SHANGHAI NOON: anachronistic escapism that has worn well (2000 in Film #22)

This year, 20 years on from the year 2000, I’m going to celebrate the first year of cinema in the 21st century by looking back at some of the films across the year at the turn of the millennium which took No #1 at the box office for their opening weekends.

This week, released on the weekend of May 26th, Tom Dey’s Shanghai Noon

Again, this week I’m cheating, because I just cannot bring myself to devote time, energy and words to the box office winner of the June 2nd weekend: Big Momma’s House.

This is partly because in a few weeks, Nutty Professor II: The Klumps is incoming and touching on similar ground, but also because there doesn’t seem to be any cultural relevance or reward in discussing Martin Lawrence gurning as a woman while dressed in a fat suit. The thought of devoting time to that is depressing, even while the proliferation of such base, lowest common denominator comedy is arguably an extension of content we saw in the 90’s such as the Farrelly Brothers successes such as Dumb & Dumber or There’s Something About Mary, simply taken to a different level, and partly designed to appeal to an African-American audience. It is, put simply, not my thing.

Shanghai Noon, however, perhaps does warrant a look. Tom Dey’s comedic action adventure was released the same weekend as Mission Impossible II and, as you can imagine, struggled to hold its own under the weight of the Tom Cruise sequel and Disney’s Dinosaur, but it nevertheless slightly out performed its modest budget and struck something of a chord, with not just the star wattage of Jackie Chan and Owen Wilson but the mash-up of multiple genres that came together for quite an old-fashioned bit of fun; the kind of film you could imagine having been made in the lighter, brighter 1980’s, and almost at odds with the darker, serious, dour blockbusters that would come to define an edgier, even more earnest decade before the Age of Marvel.

To discuss this one in more detail, however, I’m handing back over to 2013-era Tony, who reviewed the film back then, and who you may remember discussing Road Trip recently, before returning with a postscript. Take it away, younger self…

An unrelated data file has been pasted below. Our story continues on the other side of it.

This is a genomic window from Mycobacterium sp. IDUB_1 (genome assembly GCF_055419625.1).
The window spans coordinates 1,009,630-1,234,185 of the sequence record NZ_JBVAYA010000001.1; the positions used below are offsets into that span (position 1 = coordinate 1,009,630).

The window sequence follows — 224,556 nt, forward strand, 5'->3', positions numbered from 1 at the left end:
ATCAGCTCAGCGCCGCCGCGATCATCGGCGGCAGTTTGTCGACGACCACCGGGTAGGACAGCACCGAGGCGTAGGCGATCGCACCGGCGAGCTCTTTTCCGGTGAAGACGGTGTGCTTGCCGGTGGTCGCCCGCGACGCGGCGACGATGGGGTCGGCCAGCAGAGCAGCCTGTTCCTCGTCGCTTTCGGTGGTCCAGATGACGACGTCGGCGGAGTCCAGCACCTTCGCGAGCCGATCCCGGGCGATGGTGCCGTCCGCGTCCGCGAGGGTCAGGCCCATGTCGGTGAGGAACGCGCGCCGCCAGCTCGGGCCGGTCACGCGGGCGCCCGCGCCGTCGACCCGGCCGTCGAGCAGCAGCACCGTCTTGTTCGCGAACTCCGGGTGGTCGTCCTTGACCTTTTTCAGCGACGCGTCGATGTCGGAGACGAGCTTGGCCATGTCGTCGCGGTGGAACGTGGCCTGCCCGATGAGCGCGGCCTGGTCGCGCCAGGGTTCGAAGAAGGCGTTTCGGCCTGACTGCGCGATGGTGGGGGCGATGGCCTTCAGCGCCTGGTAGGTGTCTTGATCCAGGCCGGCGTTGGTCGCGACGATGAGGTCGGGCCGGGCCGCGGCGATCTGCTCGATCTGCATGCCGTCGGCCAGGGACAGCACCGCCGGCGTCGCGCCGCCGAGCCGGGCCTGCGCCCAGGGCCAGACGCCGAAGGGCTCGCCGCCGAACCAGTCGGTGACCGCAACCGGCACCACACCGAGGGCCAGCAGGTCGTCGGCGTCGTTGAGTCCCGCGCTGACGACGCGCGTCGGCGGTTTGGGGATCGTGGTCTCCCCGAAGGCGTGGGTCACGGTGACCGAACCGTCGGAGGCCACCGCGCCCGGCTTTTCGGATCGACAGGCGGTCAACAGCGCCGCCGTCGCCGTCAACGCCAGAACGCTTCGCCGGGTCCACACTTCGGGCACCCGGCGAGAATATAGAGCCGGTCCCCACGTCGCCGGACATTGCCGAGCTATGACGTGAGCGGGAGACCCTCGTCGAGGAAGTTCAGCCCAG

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Mutated Anxiety at the Millennium: X-Men (2000)

With X-Men: Dark Phoenix on the horizon, a film predicted to signal the end of the original iteration of the X-Men franchise, I’ve decided to go back and revisit this highly influential collection of comic-book movies.

We start with Bryan Singer’s original, 2000’s X-Men…

Though not always discussed in the annals of great comic-book cinema, or even considered the height of its own franchise, Bryan Singer’s original adaptation of X-Men is a seminal moment in superhero cinema.

Before Singer brought Stan Lee & Jack Kirby’s formative 1960’s Marvel Comics property to the screen, after over a decade of attempts by a range of filmmakers (most notably James Cameron and Kathryn Bigelow), comic-book cinema was principally dominated across the 1980’s and 1990’s by two heavyweights: Superman and Batman. The former ruled the late 1970’s into the 80’s before falling from grace with a succession of sequels whereby the budget went down as the schlock went up, while the latter moved away in the 90’s from Tim Burton’s initial Neo-Gothic vision into a high camp, overblown blockbuster confection. Beyond these behemoths, comic-book films were curiosities – The Rocketeer, The Shadow, The Phantom, The Crow, Darkman, Spawn – films which either garnered a cult audience or disappeared from the radar entirely.

X-Men changed all that. While not the first Marvel property brought to bear on the big-screen, Singer’s film was without doubt the first adaptation of their source material to go mainstream as a major box-office success – two years earlier, the Wesley Snipes-fronted Blade arguably also did well but was too violent and pulpy to reach a wide audience, and many to this day are unaware it even *is* a Marvel adaptation. X-Men changed the game. X-Men showed that comic-book movies could be more than kitsch spectacle or showy theatrics. Superheroes could be *real* people with heart and soul, their villainous antagonists complicated foes, both morally and psychologically; plus, these films could, much like the related genre of science-fiction, work as powerful allegory and social commentary. In other words, comic-book cinema could do what actual comic-books had been doing, without much in the way of critical respect, for decades.

While X-Men absolutely gives in to some of the silliness that weakened comic-book movies of decades past, it also shows what is possible in this sub-genre, and unknowingly lays down a template for the eventual rise and domination of superhero cinema.

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